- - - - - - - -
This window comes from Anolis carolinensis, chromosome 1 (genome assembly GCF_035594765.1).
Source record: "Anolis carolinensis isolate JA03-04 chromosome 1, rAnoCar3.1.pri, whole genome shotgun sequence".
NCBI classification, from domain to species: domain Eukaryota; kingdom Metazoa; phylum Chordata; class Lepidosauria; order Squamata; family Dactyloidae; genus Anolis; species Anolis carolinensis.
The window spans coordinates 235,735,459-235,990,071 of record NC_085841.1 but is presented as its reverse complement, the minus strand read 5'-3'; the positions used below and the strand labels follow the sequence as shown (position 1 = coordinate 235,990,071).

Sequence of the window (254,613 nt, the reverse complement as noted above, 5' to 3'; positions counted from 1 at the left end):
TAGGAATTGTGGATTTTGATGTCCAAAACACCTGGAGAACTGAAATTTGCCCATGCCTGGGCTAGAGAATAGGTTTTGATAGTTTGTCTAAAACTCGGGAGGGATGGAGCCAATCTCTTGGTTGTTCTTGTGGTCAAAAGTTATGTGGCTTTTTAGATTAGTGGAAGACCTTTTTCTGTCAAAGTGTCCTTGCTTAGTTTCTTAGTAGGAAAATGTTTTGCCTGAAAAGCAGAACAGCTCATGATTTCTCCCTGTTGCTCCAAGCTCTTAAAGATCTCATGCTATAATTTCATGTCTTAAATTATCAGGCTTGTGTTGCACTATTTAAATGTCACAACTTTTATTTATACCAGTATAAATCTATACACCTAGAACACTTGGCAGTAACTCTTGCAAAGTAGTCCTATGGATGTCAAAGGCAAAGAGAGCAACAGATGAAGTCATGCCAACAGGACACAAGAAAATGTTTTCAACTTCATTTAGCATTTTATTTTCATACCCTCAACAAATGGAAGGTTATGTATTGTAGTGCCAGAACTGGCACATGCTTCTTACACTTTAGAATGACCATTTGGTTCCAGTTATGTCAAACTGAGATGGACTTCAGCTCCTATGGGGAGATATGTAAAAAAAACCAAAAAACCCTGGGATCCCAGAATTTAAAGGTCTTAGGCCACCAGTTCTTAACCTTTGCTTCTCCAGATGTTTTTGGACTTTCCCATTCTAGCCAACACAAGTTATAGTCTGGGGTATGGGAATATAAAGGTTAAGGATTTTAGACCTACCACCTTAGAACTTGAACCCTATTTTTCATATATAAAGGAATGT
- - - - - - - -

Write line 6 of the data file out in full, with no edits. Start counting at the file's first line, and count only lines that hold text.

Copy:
TAGGAATTGTGGATTTTGATGTCCAAAACACCTGGAGAACTGAAATTTGCCCATGCCTGGGCTAGAGAATAGGTTTTGATAGTTTGTCTAAAACTCGGGAGGGATGGAGCCAATCTCTTGGTTGTTCTTGTGGTCAAAAGTTATGTGGCTTTTTAGATTAGTGGAAGACCTTTTTCTGTCAAAGTGTCCTTGCTTAGTTTCTTAGTAGGAAAATGTTTTGCCTGAAAAGCAGAACAGCTCATGATTTCTCCCTGTTGCTCCAAGCTCTTAAAGATCTCATGCTATAATTTCATGTCTTAAATTATCAGGCTTGTGTTGCACTATTTAAATGTCACAACTTTTATTTATACCAGTATAAATCTATACACCTAGAACACTTGGCAGTAACTCTTGCAAAGTAGTCCTATGGATGTCAAAGGCAAAGAGAGCAACAGATGAAGTCATGCCAACAGGACACAAGAAAATGTTTTCAACTTCATTTAGCATTTTATTTTCATACCCTCAACAAATGGAAGGTTATGTATTGTAGTGCCAGAACTGGCACATGCTTCTTACACTTTAGAATGACCATTTGGTTCCAGTTATGTCAAACTGAGATGGACTTCAGCTCCTATGGGGAGATATGTAAAAAAAACCAAAAAACCCTGGGATCCCAGAATTTAAAGGTCTTAGGCCACCAGTTCTTAACCTTTGCTTCTCCAGATGTTTTTGGACTTTCCCATTCTAGCCAACACAAGTTATAGTCTGGGGTATGGGAATATAAAGGTTAAGGATTTTAGACCTACCACCTTAGAACTTGAACCCTATTTTTCATATATAAAGGAATGT